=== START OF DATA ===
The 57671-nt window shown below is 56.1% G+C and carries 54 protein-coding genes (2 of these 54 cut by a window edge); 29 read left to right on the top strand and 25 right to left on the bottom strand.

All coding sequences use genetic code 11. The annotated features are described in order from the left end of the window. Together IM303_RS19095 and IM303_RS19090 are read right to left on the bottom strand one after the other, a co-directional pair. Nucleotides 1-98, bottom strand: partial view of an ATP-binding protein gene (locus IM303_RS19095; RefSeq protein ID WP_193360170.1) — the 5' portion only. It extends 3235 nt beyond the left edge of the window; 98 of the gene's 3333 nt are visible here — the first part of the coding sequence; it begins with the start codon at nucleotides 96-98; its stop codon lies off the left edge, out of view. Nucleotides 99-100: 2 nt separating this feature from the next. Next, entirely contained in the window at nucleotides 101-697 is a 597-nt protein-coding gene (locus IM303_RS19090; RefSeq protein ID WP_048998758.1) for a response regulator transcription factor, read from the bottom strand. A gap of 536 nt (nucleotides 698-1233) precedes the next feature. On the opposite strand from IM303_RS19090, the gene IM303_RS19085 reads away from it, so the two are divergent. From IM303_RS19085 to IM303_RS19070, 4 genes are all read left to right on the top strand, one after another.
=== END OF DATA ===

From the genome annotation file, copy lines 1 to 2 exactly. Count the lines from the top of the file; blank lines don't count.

The 57671-nt window shown below is 56.1% G+C and carries 54 protein-coding genes (2 of these 54 cut by a window edge); 29 read left to right on the top strand and 25 right to left on the bottom strand.

All coding sequences use genetic code 11. The annotated features are described in order from the left end of the window. Together IM303_RS19095 and IM303_RS19090 are read right to left on the bottom strand one after the other, a co-directional pair. Nucleotides 1-98, bottom strand: partial view of an ATP-binding protein gene (locus IM303_RS19095; RefSeq protein ID WP_193360170.1) — the 5' portion only. It extends 3235 nt beyond the left edge of the window; 98 of the gene's 3333 nt are visible here — the first part of the coding sequence; it begins with the start codon at nucleotides 96-98; its stop codon lies off the left edge, out of view. Nucleotides 99-100: 2 nt separating this feature from the next. Next, entirely contained in the window at nucleotides 101-697 is a 597-nt protein-coding gene (locus IM303_RS19090; RefSeq protein ID WP_048998758.1) for a response regulator transcription factor, read from the bottom strand. A gap of 536 nt (nucleotides 698-1233) precedes the next feature. On the opposite strand from IM303_RS19090, the gene IM303_RS19085 reads away from it, so the two are divergent. From IM303_RS19085 to IM303_RS19070, 4 genes are all read left to right on the top strand, one after another.